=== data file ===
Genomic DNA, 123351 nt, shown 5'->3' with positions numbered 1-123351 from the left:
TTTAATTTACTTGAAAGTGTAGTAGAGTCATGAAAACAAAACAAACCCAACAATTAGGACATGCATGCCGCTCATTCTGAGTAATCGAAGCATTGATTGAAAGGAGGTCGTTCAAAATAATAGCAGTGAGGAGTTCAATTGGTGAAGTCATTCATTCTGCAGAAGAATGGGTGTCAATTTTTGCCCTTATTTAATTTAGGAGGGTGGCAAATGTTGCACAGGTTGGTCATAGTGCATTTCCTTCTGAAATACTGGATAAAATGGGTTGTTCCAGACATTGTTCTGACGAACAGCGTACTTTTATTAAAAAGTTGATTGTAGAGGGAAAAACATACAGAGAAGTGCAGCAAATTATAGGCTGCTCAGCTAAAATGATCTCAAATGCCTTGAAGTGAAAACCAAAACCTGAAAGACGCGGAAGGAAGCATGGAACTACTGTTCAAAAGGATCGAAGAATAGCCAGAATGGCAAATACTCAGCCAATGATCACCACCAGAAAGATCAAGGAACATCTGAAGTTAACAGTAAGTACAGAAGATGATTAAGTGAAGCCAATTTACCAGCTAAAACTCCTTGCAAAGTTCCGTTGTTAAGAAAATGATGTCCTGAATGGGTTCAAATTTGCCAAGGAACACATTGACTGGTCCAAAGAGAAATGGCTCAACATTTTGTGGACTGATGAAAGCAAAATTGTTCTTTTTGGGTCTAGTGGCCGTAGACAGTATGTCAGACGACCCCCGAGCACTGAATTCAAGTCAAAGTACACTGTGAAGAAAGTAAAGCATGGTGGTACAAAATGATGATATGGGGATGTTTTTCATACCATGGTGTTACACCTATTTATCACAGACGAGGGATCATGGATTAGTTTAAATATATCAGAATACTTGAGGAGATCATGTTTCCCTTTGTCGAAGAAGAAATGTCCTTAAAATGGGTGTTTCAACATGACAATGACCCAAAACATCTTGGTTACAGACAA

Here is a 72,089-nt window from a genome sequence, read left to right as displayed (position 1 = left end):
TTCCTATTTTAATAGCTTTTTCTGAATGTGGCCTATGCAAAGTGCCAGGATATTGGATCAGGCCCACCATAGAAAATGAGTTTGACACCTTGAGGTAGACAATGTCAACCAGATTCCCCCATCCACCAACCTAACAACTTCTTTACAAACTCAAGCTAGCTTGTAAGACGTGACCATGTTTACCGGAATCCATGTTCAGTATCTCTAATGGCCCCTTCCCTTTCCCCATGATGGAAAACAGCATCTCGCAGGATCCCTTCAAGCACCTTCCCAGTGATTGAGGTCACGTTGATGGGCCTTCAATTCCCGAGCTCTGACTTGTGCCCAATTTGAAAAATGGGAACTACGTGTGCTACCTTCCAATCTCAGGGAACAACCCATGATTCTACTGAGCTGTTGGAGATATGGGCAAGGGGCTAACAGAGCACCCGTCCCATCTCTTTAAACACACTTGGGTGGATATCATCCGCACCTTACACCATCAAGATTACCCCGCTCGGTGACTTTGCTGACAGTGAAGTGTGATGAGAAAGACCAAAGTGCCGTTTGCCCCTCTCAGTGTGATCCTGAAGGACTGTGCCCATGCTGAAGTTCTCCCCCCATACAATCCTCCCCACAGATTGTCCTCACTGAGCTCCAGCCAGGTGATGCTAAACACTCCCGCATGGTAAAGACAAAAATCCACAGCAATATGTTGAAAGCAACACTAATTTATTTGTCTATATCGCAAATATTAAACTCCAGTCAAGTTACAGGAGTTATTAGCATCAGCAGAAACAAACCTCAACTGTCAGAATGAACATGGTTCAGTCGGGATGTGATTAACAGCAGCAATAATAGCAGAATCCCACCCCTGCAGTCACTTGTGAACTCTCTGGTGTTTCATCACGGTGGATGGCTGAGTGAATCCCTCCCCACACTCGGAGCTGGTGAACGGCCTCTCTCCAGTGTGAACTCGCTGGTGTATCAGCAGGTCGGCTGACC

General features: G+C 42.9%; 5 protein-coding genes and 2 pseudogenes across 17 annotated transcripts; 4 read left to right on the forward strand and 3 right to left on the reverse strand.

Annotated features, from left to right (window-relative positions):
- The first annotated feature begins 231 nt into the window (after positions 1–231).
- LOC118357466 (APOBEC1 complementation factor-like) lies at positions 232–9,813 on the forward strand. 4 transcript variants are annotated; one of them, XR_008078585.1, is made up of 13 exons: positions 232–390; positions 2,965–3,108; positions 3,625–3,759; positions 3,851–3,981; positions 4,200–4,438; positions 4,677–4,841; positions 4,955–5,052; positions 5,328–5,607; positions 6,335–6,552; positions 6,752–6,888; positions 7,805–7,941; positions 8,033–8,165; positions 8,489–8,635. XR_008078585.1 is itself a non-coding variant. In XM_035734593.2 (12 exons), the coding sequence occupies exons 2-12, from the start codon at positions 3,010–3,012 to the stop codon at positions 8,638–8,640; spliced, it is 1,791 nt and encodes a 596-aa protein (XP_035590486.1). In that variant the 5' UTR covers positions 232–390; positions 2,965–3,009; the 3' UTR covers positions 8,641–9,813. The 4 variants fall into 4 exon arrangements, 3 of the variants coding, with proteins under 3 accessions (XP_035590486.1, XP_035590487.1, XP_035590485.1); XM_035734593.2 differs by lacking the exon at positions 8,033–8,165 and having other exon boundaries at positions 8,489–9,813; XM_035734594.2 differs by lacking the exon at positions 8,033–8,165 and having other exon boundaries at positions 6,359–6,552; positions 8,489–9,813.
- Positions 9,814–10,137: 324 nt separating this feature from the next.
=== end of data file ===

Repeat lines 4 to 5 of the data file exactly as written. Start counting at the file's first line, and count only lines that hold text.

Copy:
TTCCTATTTTAATAGCTTTTTCTGAATGTGGCCTATGCAAAGTGCCAGGATATTGGATCAGGCCCACCATAGAAAATGAGTTTGACACCTTGAGGTAGACAATGTCAACCAGATTCCCCCATCCACCAACCTAACAACTTCTTTACAAACTCAAGCTAGCTTGTAAGACGTGACCATGTTTACCGGAATCCATGTTCAGTATCTCTAATGGCCCCTTCCCTTTCCCCATGATGGAAAACAGCATCTCGCAGGATCCCTTCAAGCACCTTCCCAGTGATTGAGGTCACGTTGATGGGCCTTCAATTCCCGAGCTCTGACTTGTGCCCAATTTGAAAAATGGGAACTACGTGTGCTACCTTCCAATCTCAGGGAACAACCCATGATTCTACTGAGCTGTTGGAGATATGGGCAAGGGGCTAACAGAGCACCCGTCCCATCTCTTTAAACACACTTGGGTGGATATCATCCGCACCTTACACCATCAAGATTACCCCGCTCGGTGACTTTGCTGACAGTGAAGTGTGATGAGAAAGACCAAAGTGCCGTTTGCCCCTCTCAGTGTGATCCTGAAGGACTGTGCCCATGCTGAAGTTCTCCCCCCATACAATCCTCCCCACAGATTGTCCTCACTGAGCTCCAGCCAGGTGATGCTAAACACTCCCGCATGGTAAAGACAAAAATCCACAGCAATATGTTGAAAGCAACACTAATTTATTTGTCTATATCGCAAATATTAAACTCCAGTCAAGTTACAGGAGTTATTAGCATCAGCAGAAACAAACCTCAACTGTCAGAATGAACATGGTTCAGTCGGGATGTGATTAACAGCAGCAATAATAGCAGAATCCCACCCCTGCAGTCACTTGTGAACTCTCTGGTGTTTCATCACGGTGGATGGCTGAGTGAATCCCTCCCCACACTCGGAGCTGGTGAACGGCCTCTCTCCAGTGTGAACTCGCTGGTGTATCAGCAGGTCGGCTGACC

General features: G+C 42.9%; 5 protein-coding genes and 2 pseudogenes across 17 annotated transcripts; 4 read left to right on the forward strand and 3 right to left on the reverse strand.